The Faces of Care campaign was part of the Ministry of Information and Communications Technology's (ICT) response plan to COVID-19, done in collaboration with the Ministry of Health.
It is the government's digital and social media project to profile health workers at the center of fighting the pandemic in selected parts of the country. The project aims to put a human face to those fighting against COVID-19 and celebrate them in their different capacities.
It is also meant to give an opportunity to frontline health workers to share their stories and experiences.
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Guyana Regina (27), a cleaner at the Hoima Regional Referral Hospital's COVID-19 isolation unit where she performs her daily duties. Regina is one of the staff at the hospital who offered to continue serving when the hospital admitted COVID-19 patients. She cleaned the unit three times a day and this created a good relationship between her and some of the patients in the unit.
"I was off duty when the first patient who was a man was admitted to the unit. I had to call off my leave and take charge to organize the unit for him to feel comfortable. I have loved and appreciated myself more as a cleaner because I am not idol and I felt essential"
Guyana Regina, cleaning one of the bathrooms at the Hoima Regional Referral Hospital's COVID-19 isolation unit. For her to continue doing her job, she undertook training on self preventive measures including how to wear Personal Protective Equipment (PPE) effectively.
At Hoima Regional Referral Hospital, Samuel Mukisa has been working at the gate from 4 April 2020. His main role at the hospital was to ensure everyone who entered the facility followed the Standard Operation Procedures (SOPs) like wearing a mask. Mukisa says that, it has been quite a tough time for him as many people who want to access the hospital services are stubborn and do not want to abide to the guidelines, therefore, this led him to being tough and rude and so many people disliked him for that.
Dr Moses Muwanga, the director at Entebbe Regional Referral Hospital engaging with his phone in his office while on a break. When the hospital was asked to receive 70 COVID-19 patients, Dr Muwanga did not panic as expected because he has been handling outbreaks in the country for many years since the hospital is located near the airport.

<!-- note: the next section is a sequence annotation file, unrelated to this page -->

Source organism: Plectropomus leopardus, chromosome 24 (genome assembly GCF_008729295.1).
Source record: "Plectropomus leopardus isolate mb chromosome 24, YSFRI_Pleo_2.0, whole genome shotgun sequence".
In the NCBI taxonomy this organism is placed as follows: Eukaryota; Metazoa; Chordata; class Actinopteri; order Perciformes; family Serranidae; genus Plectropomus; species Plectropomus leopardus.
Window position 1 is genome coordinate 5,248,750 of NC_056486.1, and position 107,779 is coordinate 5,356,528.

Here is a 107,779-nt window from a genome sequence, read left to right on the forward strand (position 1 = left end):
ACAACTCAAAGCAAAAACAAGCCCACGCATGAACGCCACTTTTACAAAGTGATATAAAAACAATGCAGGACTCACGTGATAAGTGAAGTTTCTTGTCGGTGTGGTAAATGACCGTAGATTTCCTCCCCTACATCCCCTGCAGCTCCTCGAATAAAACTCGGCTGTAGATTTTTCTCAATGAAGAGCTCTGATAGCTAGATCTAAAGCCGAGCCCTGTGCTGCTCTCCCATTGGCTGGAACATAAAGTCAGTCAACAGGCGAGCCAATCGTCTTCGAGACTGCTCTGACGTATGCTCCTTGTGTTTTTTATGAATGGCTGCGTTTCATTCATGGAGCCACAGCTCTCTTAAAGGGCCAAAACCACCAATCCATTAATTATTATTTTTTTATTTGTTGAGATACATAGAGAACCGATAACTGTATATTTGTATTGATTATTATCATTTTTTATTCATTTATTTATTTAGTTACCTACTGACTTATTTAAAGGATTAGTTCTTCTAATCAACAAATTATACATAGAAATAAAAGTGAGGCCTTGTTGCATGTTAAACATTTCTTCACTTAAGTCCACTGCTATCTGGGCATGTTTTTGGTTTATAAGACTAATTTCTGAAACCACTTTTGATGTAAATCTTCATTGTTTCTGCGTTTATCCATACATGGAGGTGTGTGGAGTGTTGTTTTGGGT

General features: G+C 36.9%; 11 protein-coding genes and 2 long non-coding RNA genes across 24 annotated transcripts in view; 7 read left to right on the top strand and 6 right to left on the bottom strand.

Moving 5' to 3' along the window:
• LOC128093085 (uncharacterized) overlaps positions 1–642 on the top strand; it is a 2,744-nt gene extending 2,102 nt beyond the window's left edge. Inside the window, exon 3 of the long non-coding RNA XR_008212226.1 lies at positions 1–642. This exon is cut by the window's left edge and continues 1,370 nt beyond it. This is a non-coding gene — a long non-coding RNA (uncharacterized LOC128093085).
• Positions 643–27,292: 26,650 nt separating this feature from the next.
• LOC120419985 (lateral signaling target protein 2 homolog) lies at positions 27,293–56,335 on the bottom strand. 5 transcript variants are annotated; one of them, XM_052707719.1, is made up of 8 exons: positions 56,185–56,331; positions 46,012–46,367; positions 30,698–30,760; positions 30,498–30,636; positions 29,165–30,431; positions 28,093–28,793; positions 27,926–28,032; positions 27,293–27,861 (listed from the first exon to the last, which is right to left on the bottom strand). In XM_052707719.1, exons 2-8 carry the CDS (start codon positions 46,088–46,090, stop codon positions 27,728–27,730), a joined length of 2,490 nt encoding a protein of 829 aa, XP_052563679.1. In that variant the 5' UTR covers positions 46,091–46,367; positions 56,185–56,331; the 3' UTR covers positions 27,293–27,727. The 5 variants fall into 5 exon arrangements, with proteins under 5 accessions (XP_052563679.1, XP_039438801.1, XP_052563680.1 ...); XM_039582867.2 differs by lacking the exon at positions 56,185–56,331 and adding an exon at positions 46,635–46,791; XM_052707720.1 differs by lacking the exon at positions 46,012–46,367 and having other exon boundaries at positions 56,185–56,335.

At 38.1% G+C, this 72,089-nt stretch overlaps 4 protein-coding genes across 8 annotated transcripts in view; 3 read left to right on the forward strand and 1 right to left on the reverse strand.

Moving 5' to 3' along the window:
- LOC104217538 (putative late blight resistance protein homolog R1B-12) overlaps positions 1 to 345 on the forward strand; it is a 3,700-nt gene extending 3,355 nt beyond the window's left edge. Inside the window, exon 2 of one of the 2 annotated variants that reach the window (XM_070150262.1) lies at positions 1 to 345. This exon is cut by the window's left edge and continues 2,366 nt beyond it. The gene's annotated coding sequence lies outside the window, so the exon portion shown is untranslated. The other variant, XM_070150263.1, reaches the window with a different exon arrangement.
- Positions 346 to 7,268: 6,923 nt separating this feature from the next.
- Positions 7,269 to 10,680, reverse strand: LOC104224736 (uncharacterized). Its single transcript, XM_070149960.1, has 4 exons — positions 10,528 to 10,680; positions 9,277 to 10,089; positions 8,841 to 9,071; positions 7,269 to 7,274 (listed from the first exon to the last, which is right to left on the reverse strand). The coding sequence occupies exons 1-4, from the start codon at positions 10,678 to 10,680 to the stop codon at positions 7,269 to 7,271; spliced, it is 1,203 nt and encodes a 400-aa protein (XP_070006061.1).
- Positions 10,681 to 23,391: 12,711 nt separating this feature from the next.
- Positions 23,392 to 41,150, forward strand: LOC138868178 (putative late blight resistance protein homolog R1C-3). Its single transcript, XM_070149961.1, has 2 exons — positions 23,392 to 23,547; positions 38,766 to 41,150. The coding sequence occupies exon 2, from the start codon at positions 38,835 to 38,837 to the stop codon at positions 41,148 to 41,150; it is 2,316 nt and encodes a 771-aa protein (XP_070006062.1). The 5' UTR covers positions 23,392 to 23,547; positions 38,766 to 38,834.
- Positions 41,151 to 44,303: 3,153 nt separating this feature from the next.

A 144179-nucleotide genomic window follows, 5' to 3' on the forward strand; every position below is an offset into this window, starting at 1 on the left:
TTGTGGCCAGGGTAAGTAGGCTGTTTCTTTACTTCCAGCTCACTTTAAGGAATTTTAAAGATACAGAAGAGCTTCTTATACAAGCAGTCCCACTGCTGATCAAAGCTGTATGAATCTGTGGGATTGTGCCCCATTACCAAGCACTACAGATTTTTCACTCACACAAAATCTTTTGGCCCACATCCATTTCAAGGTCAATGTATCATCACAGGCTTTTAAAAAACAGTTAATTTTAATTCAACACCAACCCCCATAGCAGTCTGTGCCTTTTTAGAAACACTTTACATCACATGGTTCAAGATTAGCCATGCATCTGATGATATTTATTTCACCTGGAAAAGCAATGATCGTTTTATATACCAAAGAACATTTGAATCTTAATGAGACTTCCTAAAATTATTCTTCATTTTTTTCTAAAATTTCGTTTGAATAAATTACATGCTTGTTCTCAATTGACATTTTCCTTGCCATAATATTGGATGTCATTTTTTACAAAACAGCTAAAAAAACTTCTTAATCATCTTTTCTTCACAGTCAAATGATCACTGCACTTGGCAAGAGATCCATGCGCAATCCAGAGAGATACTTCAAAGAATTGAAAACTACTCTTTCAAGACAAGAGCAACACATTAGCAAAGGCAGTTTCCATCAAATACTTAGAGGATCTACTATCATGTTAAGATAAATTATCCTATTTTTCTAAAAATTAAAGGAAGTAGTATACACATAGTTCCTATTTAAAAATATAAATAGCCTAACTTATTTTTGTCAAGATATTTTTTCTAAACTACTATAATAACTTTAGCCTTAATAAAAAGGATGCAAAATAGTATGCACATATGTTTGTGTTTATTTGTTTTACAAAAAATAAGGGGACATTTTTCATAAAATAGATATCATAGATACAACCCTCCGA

"For Uganda as a country, everything about Covid was new. From how to build the facility, how to organise it and treat the patients. On top of which welfare of the patients and the staff who we had to settle in as they were not allowed to return home for fear of spreading the virus to others. As a hospital, we decided to look at ourselves as a whole system where every player was vital. Our goal as a team was to stay safe and alive in order to save lives of others"
"The biggest challenge we got was from the first expectant mother we had who had picked the virus from her husband. We had to set up up a protocol of reproductive service for an expectant COVID-19 positive patient. With this, we had to rehearse for hours"
Bwire Fredrick (38), an assistant house keeper of Hoima Hospital's Covid isolation unit, cleaning the balcony after laundry. Bwire had the responsibility of cleaning patients linen and clothes when they have been discharged from the unit.
"When the first patient was brought here, some of us had to volunteer in this tough time. It hasn't really been easy because we have to clean and wash most of the linen manually with our hands, and which was quite risky. Most outstanding moment for me was when a mother delivered from here"
"When the ministry asked us to prepare the hospital to receive a COVID-19 patient, some colleagues and I switched from our usual roles. I was working as a nurse but now I station at the entrance to check and record body temperature of everyone that comes to the hospital. It has been a challenge doing this, because people who are coming in are very many but we try to work in shifts"
Tumwesigye Erastu (32), a dobbi at Hoima Regional Hospital's Covid isolation having a moment with himself in his work room.
"I miss my family, I miss home, I wish I could take leave at least tomorrow"
Volunteer medical workers at Entebbe General Hospital receiving training on how to use Personal Protective Equipment (PPE) while managing COVID-19 patients. Due to fear of catching the disease, many workers at the hospital withdrew from operating during this period and the management embarked on training volunteers to have more staff support.
Godfrey Miiro is a trained ambulance driver with Kampala Capital City Authority (KCCA).
"I have encountered many COVID-19 patients and you really have to be patient, prepare yourself and stay safe. I haven't been going back home in a while and I miss my people but I have to play my part, Its only been one year surviving for KCCA"
Godfrey Miiro, KCCA ambulance driver for the COVID-19 Taskforce, getting sprayed by his colleague, who is the nurse in the ambulance. Whenever they return from the field, they are meant to spray themselves and wash their vehicle incase it has attracted the virus.
Professor Pontiano Kaleebu. Executive Director of the Uganda Virus Research Institute, wearing his lab court in preparation for a workday.